Tell me if this story sounds familiar: a Kickstarter project gets off to a great start, it exceeds the initial goal, and then the stretch goals begin. As the group excitement grows, the stretch goals get loftier and loftier - and then the project fails to meet its deadline. Even if the goals were made with the purest of intentions, I've seen many popular kickstarter efforts over-promise and under-deliver. Today I'm going to discuss the danger of project scope, and the importance of task completion.
In my opinion a completed, humble, task is better than an ambitious and unfinished one. Let's envision an indie video game as the product for a kickstarter campaign. One option would be to promise more and more additions to the game as stretch goals - risking a delayed launch due to the extra production work. An alternative might be to promise episodic content as the stretch goals -- downloadable add ons to the game available after the initial launch. This second scenario favors task completion: the core game launches, and then add ons are available later. Players get to enjoy the game sooner, and the developer hasn't scheduled himself into an impossible deadline.
Kickstarter is one example, but this phenomenon extends into all aspects of our lives. Have you ever started a diet only to lose focus a week later? What about a daily exercise routine that was destined to fail? Everyone has moments of excitement where anything seems possible - sometimes turning them into impossible obligations. Learning to temper this impulse with realistic expectations is an important life, and art, skill.
Scope, Scope, Scope
If you're learning to paint, it's tempting to give yourself a list of assignments to practice every day. In the past I've attempted daily practice of gesture drawing, portraits, photo studies, etc. Without fail, daily obligations like these don't manage to last more than a month or so. I don't have the research to back up my theory, but it seems like routinely failing challenges like this sets a dangerous personal precedent.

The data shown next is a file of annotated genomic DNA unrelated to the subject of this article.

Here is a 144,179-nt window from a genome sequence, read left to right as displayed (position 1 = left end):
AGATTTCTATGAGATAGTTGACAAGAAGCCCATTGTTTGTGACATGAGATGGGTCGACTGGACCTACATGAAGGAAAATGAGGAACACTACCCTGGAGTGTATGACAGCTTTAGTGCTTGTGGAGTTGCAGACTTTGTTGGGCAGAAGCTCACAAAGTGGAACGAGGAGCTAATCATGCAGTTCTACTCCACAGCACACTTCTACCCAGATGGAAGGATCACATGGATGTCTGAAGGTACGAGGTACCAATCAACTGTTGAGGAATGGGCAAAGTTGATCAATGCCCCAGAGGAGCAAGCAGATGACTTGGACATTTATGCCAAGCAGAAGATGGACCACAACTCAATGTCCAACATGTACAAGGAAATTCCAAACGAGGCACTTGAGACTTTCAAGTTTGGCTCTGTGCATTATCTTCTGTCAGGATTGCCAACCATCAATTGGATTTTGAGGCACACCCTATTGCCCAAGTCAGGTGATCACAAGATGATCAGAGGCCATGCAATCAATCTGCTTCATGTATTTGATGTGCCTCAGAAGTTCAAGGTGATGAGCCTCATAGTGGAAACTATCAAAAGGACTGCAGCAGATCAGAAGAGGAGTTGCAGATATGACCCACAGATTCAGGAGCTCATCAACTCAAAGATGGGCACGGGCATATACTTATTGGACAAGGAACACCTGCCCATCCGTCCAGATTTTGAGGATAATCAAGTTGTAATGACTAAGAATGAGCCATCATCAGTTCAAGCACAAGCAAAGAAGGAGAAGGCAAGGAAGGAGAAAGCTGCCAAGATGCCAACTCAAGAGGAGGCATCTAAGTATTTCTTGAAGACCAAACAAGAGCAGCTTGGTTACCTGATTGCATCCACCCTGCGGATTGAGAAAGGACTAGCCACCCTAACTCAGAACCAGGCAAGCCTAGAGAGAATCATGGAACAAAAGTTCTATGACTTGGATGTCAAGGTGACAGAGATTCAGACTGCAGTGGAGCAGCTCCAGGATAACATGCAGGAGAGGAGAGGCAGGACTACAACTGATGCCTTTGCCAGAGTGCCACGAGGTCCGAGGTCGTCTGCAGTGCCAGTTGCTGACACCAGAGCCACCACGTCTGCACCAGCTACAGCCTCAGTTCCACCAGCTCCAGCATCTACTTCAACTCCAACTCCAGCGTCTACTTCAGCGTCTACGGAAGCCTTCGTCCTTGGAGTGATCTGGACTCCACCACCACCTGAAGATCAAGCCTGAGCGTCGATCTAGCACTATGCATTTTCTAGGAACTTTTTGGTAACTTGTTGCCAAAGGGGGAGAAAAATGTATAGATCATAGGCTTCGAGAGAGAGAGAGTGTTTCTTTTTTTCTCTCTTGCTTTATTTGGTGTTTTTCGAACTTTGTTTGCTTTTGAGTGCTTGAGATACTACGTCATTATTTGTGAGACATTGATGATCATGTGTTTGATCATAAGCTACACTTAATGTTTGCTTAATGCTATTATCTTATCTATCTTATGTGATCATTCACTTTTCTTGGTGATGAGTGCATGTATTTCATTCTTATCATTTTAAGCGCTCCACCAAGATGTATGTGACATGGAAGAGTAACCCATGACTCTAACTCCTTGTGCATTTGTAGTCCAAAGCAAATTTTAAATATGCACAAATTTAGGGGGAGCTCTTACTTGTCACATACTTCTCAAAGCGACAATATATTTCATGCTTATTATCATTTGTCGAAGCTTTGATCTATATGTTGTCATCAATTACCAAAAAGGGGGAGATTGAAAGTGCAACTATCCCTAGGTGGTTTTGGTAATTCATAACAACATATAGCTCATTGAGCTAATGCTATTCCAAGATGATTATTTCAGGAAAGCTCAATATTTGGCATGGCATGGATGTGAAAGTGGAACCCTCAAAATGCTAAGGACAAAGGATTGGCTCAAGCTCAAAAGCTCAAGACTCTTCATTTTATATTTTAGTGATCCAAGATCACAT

With all of this in mind, I recommend starting small and working larger. Like downloadable add ons to a finished indie game, think of a small 'core' to your new habit or project. Make sure your core is realistic, and has room to grow. If my new project was a redesign of the 'Little Red Riding Hood' fairy tale I might start with a small set of designs. The wolf, little red riding hood, and one location (maybe a section of trail?) would be reasonable. Even if I stopped now, the project would be complete. If I wanted to continue, the next tier might include additional locations, props, or even some storyboards. In this manner, the project is both realistic and open to expansion.
Train Your Brain
Working from completion to completion is much more satisfying than working from failure to failure. Developing a sense of personal accountability will allow you to confidently approach larger challenges. Once you've experienced a long string of completed projects, the next one seems much more attainable. The real challenge becomes breaking large projects into smaller, stand-alone, components.
What's Your Story?
I'm sure you've had your own run-ins with project scope. If you're willing to share them, feel free to do so in the comments! We can all learn from the pitfalls and successes of others, so join the conversation.